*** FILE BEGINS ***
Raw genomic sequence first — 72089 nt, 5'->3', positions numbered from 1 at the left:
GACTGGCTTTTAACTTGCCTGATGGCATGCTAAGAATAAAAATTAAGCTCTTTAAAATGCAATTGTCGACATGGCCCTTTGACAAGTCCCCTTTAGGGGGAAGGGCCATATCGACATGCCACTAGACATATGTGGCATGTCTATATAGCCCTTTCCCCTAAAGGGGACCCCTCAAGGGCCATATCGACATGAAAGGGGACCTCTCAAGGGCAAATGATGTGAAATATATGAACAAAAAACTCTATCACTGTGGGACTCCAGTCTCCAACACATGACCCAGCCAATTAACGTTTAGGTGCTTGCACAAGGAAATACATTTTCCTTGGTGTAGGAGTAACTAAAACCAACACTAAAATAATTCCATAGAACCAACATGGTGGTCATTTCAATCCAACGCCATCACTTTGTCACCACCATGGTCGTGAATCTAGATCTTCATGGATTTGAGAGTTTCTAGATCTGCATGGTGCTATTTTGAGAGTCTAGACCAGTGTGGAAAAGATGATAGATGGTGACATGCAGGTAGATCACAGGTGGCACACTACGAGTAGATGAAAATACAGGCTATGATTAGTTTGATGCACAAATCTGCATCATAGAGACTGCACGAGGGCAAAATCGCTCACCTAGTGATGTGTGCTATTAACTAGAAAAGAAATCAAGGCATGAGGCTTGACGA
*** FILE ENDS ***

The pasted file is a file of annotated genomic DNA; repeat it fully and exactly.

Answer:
Raw genomic sequence first — 72089 nt, 5'->3', positions numbered from 1 at the left:
GACTGGCTTTTAACTTGCCTGATGGCATGCTAAGAATAAAAATTAAGCTCTTTAAAATGCAATTGTCGACATGGCCCTTTGACAAGTCCCCTTTAGGGGGAAGGGCCATATCGACATGCCACTAGACATATGTGGCATGTCTATATAGCCCTTTCCCCTAAAGGGGACCCCTCAAGGGCCATATCGACATGAAAGGGGACCTCTCAAGGGCAAATGATGTGAAATATATGAACAAAAAACTCTATCACTGTGGGACTCCAGTCTCCAACACATGACCCAGCCAATTAACGTTTAGGTGCTTGCACAAGGAAATACATTTTCCTTGGTGTAGGAGTAACTAAAACCAACACTAAAATAATTCCATAGAACCAACATGGTGGTCATTTCAATCCAACGCCATCACTTTGTCACCACCATGGTCGTGAATCTAGATCTTCATGGATTTGAGAGTTTCTAGATCTGCATGGTGCTATTTTGAGAGTCTAGACCAGTGTGGAAAAGATGATAGATGGTGACATGCAGGTAGATCACAGGTGGCACACTACGAGTAGATGAAAATACAGGCTATGATTAGTTTGATGCACAAATCTGCATCATAGAGACTGCACGAGGGCAAAATCGCTCACCTAGTGATGTGTGCTATTAACTAGAAAAGAAATCAAGGCATGAGGCTTGACGA